Mexico Suspends Vaccines After 2 Babies Die And 29 Sickened

Officials said they suspended vaccines nationwide on Saturday, after two infants died and others fell ill who had received vaccines in southern Mexico.

Mexico's public health system has suspended administrating vaccines across the country after two babies died and 29 others fell ill in southern Mexico.

The cause of the deaths and other adverse affects are unknown, but officials with the Mexican Institute for Social Security said they have launched an investigation.

At least six of the 29 babies that were sickened are seriously ill, after receiving vaccinations for tuberculosis, rotavirus, and Hepatitis B, according to a statement from the Mexican Institute for Social Security. Children usually receive these vaccines before they are six months old.

Mexican Institute for Social Security said on Saturday it had stopped giving vaccines nationwide as a precaution.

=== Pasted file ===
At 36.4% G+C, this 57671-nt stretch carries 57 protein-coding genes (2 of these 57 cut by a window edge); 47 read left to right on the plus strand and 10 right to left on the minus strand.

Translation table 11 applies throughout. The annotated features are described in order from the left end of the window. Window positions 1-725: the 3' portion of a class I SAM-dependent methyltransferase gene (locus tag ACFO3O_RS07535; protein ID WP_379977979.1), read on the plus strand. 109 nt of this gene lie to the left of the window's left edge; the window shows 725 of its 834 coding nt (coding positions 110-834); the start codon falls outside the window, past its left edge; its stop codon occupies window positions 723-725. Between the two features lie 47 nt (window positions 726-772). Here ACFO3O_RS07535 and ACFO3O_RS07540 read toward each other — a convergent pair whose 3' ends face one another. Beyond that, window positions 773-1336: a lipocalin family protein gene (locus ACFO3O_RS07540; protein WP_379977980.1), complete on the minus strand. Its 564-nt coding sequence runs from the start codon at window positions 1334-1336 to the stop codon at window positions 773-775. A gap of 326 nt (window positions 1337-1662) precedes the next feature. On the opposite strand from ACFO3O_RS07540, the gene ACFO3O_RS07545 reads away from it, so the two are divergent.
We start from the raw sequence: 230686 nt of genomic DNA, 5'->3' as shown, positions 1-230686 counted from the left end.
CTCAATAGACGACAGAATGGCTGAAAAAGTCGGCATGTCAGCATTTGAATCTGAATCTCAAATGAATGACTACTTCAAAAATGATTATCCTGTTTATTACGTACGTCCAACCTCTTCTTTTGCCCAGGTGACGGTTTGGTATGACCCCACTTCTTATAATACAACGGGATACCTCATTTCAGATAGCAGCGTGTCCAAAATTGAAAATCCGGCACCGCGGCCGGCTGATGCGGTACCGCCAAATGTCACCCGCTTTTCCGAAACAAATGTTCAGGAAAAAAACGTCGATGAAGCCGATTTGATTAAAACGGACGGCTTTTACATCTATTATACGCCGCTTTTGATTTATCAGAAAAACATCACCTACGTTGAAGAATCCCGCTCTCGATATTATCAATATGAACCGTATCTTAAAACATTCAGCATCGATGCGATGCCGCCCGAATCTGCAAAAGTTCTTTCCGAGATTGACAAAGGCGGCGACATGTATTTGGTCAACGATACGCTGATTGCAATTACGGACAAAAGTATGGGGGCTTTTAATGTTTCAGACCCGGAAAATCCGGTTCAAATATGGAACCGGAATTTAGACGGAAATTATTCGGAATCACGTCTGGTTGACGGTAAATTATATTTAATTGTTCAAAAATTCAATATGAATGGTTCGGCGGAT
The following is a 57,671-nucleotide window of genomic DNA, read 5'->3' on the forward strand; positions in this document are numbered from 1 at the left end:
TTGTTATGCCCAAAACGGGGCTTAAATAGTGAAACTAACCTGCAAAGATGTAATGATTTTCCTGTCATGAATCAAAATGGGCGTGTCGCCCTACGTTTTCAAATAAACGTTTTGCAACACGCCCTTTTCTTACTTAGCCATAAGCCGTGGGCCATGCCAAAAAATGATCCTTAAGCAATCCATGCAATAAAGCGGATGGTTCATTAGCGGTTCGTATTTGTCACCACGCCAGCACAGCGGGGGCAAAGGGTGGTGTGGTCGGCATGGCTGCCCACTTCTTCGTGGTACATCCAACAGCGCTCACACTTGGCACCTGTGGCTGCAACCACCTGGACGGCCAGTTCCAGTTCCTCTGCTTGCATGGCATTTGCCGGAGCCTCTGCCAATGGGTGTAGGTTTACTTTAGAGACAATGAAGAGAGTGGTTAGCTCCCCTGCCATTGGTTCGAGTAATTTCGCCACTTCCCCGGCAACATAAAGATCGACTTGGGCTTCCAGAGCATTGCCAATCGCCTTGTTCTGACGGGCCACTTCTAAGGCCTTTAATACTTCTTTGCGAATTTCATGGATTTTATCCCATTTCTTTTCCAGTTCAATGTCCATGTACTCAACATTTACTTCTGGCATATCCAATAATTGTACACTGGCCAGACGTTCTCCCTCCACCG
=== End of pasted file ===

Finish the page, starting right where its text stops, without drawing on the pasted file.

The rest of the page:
A Roman Catholic priest, Rev. Marcelo Perez, told the Associated Press that the babies fell ill within hours of receiving the vaccines.

The infants were treated at a hospital in Simojovel, Chiapas, where 93% of people live in poverty, according to government statistics.

The hospital "doesn't have adequate personnel or equipment," Perez said. "The real problem is the terrible conditions we have ... so that when a baby comes in with convulsions, he leaves dead."

Perez said he was helping government officials by collecting information from parents that might determine what caused the infants to fall ill.

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